US President Barack Obama offered "warm wishes" on behalf of the American people to newly elected Pope Francis I on Wednesday, hailing the Argentine as "the first pope from the Americas."
"As a champion of the poor and the most vulnerable among us, he carries forth the message of love and compassion that has inspired the world for more than two thousand years, that in each other we see the face of God," he said.
Argentina's Cardinal Jorge Mario Bergoglio, the archbishop of Buenos Aires, was elevated to the papacy by the College of Cardinals, who met at the Vatican to choose a successor to Pope Benedict XVI who resigned last month.
In Argentina, he is seen as a modest figure, true to his working class roots, and as a moderate theologian. He is also the first ever pope from Latin America and the first non-European to take the post in centuries.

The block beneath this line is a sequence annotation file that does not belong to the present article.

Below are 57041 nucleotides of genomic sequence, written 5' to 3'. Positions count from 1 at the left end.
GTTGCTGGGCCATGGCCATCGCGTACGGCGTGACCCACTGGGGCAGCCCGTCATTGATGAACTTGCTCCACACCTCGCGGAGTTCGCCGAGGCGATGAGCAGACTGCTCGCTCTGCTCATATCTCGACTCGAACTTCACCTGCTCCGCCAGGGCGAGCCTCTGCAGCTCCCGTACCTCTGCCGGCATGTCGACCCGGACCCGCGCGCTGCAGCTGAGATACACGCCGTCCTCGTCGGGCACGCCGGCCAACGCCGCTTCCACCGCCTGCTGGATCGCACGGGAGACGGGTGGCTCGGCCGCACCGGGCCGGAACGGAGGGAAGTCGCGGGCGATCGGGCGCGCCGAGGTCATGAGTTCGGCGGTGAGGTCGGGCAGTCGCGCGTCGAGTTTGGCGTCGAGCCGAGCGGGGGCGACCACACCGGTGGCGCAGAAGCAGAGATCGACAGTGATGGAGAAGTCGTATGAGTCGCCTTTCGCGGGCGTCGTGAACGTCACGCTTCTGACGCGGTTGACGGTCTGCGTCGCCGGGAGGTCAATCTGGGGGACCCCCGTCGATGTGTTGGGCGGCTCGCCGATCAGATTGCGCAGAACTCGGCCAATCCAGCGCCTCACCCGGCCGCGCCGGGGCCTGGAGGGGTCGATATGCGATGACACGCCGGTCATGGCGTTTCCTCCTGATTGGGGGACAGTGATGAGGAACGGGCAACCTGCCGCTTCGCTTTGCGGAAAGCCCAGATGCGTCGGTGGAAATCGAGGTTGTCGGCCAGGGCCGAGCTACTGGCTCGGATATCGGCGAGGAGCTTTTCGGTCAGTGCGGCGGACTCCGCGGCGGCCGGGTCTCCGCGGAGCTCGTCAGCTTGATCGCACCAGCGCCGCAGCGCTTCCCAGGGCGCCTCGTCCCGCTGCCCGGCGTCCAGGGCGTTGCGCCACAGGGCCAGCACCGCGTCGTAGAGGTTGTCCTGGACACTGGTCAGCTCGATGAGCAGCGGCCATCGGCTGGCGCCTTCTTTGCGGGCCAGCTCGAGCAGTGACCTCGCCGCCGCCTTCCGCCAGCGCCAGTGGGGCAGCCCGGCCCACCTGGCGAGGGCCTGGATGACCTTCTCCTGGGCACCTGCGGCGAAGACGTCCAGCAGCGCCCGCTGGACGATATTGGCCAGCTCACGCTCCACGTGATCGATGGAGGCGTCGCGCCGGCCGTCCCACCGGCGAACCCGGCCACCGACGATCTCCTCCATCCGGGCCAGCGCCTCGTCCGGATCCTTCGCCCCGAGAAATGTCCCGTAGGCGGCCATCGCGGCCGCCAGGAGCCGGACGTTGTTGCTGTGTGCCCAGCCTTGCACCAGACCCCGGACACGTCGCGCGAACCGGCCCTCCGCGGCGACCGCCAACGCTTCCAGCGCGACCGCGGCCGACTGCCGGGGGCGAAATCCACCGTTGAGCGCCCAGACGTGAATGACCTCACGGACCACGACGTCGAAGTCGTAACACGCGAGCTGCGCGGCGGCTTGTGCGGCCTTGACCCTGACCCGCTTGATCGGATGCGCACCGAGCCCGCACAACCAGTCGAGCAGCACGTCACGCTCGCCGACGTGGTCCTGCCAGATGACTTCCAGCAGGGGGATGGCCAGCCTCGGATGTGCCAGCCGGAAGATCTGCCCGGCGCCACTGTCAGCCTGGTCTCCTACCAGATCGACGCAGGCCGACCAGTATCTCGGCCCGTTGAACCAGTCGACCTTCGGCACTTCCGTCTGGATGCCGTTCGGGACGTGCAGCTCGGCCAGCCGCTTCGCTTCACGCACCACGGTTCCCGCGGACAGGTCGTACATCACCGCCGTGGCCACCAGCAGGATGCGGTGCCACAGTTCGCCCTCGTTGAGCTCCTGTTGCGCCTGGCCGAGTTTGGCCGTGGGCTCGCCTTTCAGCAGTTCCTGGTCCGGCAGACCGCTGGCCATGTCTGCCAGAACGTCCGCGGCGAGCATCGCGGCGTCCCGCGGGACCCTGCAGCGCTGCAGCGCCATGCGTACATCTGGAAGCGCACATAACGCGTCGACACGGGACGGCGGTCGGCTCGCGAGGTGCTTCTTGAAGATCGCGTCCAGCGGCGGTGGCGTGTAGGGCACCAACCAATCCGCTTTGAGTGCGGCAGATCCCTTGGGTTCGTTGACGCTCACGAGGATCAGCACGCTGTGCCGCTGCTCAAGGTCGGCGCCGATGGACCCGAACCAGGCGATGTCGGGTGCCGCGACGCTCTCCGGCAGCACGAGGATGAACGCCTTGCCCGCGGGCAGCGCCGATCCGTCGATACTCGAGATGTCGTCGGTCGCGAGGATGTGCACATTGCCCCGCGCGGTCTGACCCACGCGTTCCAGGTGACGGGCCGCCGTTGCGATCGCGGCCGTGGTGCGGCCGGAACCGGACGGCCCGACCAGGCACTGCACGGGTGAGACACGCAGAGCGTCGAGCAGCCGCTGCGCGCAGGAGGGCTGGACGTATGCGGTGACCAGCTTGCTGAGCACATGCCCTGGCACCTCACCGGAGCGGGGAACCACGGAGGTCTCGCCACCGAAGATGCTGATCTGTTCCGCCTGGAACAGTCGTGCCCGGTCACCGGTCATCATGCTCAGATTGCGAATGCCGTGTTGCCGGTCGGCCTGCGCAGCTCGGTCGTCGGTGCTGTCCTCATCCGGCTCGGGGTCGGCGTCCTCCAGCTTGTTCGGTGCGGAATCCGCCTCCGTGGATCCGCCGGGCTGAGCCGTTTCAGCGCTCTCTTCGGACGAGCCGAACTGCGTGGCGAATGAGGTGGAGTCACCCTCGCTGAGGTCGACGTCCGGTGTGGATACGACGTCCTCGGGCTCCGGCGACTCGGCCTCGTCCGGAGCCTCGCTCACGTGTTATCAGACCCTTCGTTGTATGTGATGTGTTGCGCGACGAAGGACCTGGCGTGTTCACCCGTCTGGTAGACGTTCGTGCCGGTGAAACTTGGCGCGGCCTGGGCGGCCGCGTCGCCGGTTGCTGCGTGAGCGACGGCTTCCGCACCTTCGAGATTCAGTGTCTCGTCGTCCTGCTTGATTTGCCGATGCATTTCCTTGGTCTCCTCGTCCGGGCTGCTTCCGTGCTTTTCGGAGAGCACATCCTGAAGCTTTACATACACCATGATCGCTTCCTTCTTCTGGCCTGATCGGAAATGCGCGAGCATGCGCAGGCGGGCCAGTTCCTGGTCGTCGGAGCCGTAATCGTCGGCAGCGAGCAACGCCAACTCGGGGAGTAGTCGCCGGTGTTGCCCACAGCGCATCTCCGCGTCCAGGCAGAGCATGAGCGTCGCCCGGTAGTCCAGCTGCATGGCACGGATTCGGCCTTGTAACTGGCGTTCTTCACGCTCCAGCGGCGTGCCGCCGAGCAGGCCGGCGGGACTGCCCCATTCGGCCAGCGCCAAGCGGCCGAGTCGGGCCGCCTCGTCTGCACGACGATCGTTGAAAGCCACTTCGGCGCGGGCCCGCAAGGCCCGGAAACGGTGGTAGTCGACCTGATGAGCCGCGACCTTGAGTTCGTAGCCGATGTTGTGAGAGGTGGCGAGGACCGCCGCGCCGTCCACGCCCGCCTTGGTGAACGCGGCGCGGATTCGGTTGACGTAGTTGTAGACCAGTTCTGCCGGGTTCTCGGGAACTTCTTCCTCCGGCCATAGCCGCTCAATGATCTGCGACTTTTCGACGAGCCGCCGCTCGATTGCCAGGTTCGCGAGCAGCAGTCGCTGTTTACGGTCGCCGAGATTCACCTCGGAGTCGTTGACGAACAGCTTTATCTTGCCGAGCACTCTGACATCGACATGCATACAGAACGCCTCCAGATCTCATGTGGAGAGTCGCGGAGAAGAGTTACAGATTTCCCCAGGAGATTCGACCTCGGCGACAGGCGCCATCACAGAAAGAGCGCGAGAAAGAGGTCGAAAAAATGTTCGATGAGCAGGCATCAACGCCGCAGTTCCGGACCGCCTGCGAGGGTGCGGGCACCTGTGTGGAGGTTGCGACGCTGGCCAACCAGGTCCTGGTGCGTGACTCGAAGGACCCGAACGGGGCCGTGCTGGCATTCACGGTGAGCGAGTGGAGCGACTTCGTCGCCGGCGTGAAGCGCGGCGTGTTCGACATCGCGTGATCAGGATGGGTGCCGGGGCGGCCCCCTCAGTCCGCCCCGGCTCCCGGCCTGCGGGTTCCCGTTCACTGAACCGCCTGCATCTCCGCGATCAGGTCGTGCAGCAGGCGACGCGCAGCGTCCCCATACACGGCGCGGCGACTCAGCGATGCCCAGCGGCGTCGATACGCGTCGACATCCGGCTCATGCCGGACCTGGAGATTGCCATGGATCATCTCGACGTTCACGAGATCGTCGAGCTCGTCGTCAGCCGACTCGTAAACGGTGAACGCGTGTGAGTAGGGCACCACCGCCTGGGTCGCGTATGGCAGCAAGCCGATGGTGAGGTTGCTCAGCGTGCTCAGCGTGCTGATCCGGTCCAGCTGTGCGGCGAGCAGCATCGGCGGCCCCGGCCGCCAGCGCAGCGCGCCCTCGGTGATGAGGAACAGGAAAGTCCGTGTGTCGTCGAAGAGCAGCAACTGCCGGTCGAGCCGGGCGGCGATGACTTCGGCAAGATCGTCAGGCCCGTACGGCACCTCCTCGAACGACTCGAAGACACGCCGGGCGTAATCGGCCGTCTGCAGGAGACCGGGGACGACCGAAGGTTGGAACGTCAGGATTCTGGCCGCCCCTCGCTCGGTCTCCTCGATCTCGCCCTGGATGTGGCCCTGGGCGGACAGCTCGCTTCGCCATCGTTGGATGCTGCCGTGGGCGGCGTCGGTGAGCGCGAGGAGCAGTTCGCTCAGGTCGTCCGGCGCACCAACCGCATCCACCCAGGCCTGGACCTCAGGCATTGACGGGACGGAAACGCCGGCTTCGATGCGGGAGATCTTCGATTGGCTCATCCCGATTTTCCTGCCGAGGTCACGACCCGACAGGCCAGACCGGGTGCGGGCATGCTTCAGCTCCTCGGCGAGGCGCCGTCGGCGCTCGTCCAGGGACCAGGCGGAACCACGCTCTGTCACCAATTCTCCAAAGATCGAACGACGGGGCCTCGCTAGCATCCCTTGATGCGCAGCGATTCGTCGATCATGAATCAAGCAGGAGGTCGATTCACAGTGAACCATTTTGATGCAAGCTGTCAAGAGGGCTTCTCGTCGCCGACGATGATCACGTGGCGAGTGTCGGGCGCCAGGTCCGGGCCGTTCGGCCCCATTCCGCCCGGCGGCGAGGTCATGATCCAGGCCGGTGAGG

"On behalf of the American people, Michelle and I offer our warm wishes to His Holiness Pope Francis as he ascends to the Chair of Saint Peter and begins his papacy," Obama said in a statement issued by the White House.
"His selection also speaks to the strength and vitality of a region that is increasingly shaping our world, and alongside millions of Hispanic Americans, those of us in the United States share the joy of this historic day," he added.
"Just as I appreciated our work with Pope Benedict XVI, I look forward to working with His Holiness to advance peace, security and dignity for our fellow human beings, regardless of their faith."
Obama's vice president, Joe Biden, is a Catholic. A White House official told AFP that he would go to Rome to represent the United States at Francis I's inaugural mass on Tuesday next week.
Around a quarter of Americans are Roman Catholics -- around 80 million people, the fourth largest national group in the global Church.
Obama and his family are Protestant Christians, sharing the faith of about half of US citizens, but he has visited the Vatican, where he met former pope Benedict XVI in July 2009.
Hi administration and the Church have not always seen eye-to-eye, however, and he has been criticized by bishops opposed to health care laws that would force Catholic organizations to fund employee cover for contraception.